COLUMBUS, N.M. — As you drive into this dusty little village just three miles north of the Mexican border, you wouldn’t guess that a bloody event here would have affected a world war and kept the town’s name in the history books for more than a hundred years, the Los Angeles Times reported.
Just before dawn on March 9, 1916, Mexican revolutionary Francisco “Pancho” Villa ordered his troops to attack the sleeping town. It was a mistake; Villa was defeated in less than two hours.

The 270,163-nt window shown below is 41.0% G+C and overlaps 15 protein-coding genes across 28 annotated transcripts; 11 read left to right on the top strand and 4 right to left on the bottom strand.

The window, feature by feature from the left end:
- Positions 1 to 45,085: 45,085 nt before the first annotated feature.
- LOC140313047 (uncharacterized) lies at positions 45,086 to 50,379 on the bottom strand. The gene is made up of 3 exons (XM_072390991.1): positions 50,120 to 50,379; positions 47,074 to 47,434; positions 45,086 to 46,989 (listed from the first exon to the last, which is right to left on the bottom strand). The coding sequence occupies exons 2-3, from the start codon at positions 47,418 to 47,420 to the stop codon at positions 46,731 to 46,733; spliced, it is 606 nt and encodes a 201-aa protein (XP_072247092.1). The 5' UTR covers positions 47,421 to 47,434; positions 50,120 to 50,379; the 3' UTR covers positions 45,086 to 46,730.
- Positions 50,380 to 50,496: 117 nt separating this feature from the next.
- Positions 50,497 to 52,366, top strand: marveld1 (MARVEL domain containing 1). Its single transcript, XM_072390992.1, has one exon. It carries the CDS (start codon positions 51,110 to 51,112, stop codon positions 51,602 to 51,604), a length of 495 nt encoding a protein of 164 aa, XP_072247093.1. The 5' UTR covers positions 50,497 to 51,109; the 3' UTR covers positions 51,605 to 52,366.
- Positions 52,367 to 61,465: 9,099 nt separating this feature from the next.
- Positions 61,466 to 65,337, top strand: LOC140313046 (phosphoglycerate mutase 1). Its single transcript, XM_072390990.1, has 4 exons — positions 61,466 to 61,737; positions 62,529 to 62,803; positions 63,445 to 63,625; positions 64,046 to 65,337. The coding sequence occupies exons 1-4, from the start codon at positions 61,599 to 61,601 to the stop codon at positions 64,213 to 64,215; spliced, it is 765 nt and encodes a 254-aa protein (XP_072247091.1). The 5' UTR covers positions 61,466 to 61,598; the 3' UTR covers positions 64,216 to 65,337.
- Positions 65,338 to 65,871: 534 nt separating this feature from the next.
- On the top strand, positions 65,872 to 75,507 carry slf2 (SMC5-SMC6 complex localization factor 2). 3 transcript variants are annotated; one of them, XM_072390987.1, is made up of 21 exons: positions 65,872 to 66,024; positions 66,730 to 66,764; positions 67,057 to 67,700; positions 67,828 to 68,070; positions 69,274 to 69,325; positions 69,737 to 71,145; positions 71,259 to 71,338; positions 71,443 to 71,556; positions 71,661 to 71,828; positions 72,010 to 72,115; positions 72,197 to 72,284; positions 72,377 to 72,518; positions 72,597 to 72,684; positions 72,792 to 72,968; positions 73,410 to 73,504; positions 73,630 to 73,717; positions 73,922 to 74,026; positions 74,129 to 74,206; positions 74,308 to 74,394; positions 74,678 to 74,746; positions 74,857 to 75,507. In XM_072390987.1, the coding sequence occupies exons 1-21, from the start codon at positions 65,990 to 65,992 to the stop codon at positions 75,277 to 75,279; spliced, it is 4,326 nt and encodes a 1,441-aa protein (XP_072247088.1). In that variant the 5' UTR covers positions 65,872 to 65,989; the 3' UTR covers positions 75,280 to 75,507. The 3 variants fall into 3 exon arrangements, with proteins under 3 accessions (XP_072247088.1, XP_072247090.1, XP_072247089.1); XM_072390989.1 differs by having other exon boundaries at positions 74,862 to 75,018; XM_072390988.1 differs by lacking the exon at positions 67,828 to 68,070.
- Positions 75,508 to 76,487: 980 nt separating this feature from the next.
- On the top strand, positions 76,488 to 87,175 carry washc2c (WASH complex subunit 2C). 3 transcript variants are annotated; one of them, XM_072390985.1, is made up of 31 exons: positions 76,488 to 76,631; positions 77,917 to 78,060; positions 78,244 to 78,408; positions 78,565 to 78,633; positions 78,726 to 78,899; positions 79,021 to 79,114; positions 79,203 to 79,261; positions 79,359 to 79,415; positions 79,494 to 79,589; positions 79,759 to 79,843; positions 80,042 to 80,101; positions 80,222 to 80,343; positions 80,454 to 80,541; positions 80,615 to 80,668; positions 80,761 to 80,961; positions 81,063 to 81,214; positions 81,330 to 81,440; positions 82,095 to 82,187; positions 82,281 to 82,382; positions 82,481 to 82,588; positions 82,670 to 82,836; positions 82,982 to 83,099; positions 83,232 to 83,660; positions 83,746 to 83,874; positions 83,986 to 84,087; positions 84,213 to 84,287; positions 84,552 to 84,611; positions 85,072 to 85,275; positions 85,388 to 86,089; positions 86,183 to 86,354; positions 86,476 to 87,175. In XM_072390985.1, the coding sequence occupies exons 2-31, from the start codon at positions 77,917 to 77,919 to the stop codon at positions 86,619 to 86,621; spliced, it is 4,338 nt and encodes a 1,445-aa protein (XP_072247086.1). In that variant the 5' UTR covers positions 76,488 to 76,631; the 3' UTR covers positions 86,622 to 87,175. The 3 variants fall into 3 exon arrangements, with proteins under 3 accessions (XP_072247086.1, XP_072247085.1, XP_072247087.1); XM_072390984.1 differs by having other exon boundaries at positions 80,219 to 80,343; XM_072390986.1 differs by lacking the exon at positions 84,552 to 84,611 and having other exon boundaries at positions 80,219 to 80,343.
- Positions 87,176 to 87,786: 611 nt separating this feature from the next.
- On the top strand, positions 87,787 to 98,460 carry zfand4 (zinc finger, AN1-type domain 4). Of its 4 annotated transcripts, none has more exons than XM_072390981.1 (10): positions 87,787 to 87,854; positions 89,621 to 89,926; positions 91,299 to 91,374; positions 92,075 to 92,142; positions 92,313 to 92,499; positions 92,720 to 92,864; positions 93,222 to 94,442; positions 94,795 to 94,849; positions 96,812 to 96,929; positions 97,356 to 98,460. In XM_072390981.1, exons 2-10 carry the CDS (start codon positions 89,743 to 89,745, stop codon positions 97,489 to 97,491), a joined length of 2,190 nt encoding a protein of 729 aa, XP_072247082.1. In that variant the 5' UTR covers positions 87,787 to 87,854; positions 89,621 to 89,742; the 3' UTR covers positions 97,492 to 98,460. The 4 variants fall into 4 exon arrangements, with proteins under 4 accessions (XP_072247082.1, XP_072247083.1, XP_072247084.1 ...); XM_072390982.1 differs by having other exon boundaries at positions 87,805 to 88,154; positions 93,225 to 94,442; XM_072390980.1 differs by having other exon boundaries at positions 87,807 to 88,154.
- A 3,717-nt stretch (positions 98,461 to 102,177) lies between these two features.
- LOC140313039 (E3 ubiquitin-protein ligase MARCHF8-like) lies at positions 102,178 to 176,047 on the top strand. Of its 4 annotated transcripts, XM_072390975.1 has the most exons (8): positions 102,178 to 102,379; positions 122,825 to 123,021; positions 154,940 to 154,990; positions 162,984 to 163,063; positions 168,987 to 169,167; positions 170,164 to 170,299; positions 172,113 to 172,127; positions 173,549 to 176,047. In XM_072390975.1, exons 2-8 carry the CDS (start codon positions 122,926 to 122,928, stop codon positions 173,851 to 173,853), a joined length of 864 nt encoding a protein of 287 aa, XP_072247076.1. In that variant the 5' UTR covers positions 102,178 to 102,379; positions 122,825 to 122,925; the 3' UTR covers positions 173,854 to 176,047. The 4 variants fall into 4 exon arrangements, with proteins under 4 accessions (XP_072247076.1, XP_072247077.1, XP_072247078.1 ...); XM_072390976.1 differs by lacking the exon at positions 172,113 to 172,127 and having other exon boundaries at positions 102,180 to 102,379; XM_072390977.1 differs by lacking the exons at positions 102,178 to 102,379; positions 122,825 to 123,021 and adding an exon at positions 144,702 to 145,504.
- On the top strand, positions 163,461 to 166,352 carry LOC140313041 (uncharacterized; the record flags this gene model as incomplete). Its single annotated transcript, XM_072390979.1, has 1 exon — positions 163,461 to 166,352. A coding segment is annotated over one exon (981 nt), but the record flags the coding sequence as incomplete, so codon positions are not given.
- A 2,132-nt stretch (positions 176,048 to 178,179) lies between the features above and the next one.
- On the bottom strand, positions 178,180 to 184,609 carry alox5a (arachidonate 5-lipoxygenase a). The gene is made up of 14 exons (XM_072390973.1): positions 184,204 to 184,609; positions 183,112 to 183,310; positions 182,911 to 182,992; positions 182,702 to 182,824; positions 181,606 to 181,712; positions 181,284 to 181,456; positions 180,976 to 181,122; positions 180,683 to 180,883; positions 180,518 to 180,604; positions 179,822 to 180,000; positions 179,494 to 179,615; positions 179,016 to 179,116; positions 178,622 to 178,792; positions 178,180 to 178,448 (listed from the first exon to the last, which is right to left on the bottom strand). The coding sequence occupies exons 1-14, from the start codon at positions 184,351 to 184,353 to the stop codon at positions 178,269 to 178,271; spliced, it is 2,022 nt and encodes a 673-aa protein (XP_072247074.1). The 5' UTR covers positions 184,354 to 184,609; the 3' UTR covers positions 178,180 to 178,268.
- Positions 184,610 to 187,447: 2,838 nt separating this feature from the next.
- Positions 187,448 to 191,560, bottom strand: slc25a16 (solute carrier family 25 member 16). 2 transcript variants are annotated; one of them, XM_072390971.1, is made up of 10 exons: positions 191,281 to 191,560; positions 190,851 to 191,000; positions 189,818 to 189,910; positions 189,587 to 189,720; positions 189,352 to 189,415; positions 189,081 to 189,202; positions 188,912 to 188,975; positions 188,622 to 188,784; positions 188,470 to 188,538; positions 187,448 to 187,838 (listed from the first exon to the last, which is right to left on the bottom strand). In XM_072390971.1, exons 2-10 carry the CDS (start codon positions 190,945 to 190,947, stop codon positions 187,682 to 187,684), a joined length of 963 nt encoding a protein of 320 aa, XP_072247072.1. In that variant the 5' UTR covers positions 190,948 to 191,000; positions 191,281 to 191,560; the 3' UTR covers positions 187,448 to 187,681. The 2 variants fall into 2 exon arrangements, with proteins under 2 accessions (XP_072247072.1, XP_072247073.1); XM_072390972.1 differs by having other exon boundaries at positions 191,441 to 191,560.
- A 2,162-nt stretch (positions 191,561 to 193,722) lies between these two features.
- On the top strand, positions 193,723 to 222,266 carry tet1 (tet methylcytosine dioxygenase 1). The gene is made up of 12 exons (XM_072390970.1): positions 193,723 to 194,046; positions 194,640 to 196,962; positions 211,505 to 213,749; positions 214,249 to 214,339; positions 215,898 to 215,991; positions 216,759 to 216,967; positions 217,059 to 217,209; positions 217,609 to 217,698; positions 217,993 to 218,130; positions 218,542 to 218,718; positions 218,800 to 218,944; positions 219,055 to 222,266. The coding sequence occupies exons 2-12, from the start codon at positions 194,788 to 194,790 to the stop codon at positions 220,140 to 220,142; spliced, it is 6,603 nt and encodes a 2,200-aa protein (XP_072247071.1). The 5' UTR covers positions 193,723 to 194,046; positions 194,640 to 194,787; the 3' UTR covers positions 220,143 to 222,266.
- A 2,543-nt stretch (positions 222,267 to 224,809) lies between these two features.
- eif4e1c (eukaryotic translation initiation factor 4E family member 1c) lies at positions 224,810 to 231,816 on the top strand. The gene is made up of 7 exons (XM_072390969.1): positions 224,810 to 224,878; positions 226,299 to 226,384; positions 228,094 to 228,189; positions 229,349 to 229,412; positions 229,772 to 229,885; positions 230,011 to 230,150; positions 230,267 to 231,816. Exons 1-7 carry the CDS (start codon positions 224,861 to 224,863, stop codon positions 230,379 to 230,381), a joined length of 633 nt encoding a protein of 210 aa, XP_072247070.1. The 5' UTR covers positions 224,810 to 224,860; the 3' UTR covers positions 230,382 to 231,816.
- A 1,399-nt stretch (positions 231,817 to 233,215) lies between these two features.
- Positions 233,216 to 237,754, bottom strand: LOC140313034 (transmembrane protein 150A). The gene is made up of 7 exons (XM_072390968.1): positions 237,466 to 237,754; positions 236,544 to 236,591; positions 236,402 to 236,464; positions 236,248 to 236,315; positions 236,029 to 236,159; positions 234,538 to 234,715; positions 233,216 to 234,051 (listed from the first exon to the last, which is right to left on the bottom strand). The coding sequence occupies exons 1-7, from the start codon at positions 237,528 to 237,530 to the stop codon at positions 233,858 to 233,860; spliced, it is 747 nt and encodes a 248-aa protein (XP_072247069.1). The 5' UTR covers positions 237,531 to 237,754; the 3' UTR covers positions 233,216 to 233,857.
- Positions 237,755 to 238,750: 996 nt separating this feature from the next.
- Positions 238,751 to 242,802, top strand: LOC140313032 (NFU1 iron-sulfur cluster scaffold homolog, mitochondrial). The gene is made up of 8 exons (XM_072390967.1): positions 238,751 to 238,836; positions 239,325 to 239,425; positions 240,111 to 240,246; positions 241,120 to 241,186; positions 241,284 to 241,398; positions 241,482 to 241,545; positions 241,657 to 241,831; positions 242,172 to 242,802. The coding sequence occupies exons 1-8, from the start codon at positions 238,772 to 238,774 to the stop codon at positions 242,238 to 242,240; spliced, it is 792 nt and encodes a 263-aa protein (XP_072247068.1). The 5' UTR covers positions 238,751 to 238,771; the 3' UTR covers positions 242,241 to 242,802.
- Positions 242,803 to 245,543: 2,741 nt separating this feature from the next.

But the U.S. military’s quick response made Columbus the first test of the fledgling American air force and contributed to Germany’s defeat in World War I.
“This is the last time the United States was attacked by a foreign power — with boots on the ground,” said Annette Schneider, a volunteer at the Columbus Historical Society’s museum in the old railroad depot, one of the few buildings that remains from the time of the raid.